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While floppy disk drives have been a staple storage mechanism for the PC, computer manufacturer Dell Computer Corp. recently decided the drives will have no place in future product lines. According to Dell, the company plans to stop installing the drives as standard on its Dimension offerings as early as March, unless its customers request otherwise. The company has already ceased making the floppy-disk drives standard on all notebook computers. Typical floppy disks are capable of holding up to 1.44MB of data, but Dell believes more portable technology including universal serial bus (USB) hard drives, re-writable CDs and Zip drives are more appealing to users.

Open source a threat, says Microsoft

Microsoft Corp. has confirmed it sees the open source software movement as a threat to its commercial business model in a quarterly report it recently filed with the U.S. Securities and Exchange Commission. The statement amplifies comments made by Microsoft chief financial officer John Connors recently about the threat of Linux to Microsoft’s server business.

“The popularization of the open source movement continues to pose a significant challenge to the company’s business model,” Microsoft wrote in its recent filing, pointing to recent efforts by proponents of the open source model to convince governments worldwide to mandate the use of open source software. Microsoft said it may have to reduce the prices it charges for its products, and revenue and operating margins may consequently decline if the open source movement continues to gain market acceptance.

Pocket PC to roll out on AT&T network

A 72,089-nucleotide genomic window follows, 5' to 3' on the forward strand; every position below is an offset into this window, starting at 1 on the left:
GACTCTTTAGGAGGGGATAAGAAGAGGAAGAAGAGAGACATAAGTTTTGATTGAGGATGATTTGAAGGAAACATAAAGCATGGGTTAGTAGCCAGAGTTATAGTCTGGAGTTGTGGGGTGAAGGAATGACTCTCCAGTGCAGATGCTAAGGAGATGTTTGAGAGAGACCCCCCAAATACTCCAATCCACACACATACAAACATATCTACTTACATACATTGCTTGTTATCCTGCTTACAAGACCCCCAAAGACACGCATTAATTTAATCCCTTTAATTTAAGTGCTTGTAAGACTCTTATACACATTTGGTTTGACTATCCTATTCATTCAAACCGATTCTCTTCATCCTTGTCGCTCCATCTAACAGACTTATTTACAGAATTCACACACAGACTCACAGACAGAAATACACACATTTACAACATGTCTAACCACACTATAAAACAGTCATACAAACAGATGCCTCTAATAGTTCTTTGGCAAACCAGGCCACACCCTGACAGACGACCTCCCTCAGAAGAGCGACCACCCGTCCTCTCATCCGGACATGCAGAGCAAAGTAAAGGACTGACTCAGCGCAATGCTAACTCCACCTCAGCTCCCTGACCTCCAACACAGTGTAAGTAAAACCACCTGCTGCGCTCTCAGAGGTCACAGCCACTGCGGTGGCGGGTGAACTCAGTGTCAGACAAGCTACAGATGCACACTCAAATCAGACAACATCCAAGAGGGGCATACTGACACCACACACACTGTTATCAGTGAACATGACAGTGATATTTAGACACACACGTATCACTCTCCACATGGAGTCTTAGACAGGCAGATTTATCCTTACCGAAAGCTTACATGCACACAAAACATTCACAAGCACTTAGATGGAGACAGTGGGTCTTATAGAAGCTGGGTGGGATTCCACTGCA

Microsoft Canada Co. recently announced that its Pocket PC Phone Edition and Smartphone 2002 operating system will be available to Rogers AT&T Wireless customers on the carrier’s Global System for Mobile communications (GSM) network.

The companies say they will also work together to provide and promote wireless offerings to business users. The Pocket PC Phone Edition platform, coupled with other server products, will allow customers to synchronize their calendar, e-mail, contacts and notes on their Rogers wireless device, according to the companies. In addition, they say customers can send, receive and view files created in Microsoft Word, Excel and PowerPoint. Rogers’ wireless clients will have the option of wireless communications – voice, e-mail, MSN Messenger or short message service (SMS), the company said.

Missing hard drive found in Regina

Authorities in Regina earlier this month announced they have found the hard drive that went missing from ISM Canada Inc., which contained the personal information of millions of Canadians.

According to police, the hard drive that disappeared Jan. 16 from security service provider ISM’s Regina offices carried a variety of information including personal customer account information of a unit of the Co-operators Group Ltd., Saskatchewan Telecommunications, Saskatchewan Power Corp., the Investors Group Inc. as well as other Manitoba-based businesses.

Authorities are keeping mum on where the disk was found and the identity of the suspect charged in connection with the missing disk as of press time. But a spokesperson at the Regina police department confirmed there was no evidence to suggest any of the information contained on the disk was used maliciously.

Data collection key to NASA investigation

NASA officials said this week that voice messages, video and photos being collected from the public are helping to determine the cause of the space shuttle Columbia disaster. The trick will be managing that data. Agency officials said they’re considering using in-house tools, including a Web-based application called the InvestigationOrganizer that was rolled out in November, to aggregate the data. The application provides data storage, management and analysis capabilities to accident investigation teams.

In the past, NASA said, its accident investigation teams had no standard methods or tools for information storage, management, dissemination or analysis. NASA’s InvestigatorOrganizer uses a database, a document-sharing system and a Web-based data navigation system that allow scientists to browse through information, organize it and file it so that it can be accessed online in a common file-sharing system.

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Jim Love, Chief Content Officer, IT World Canada

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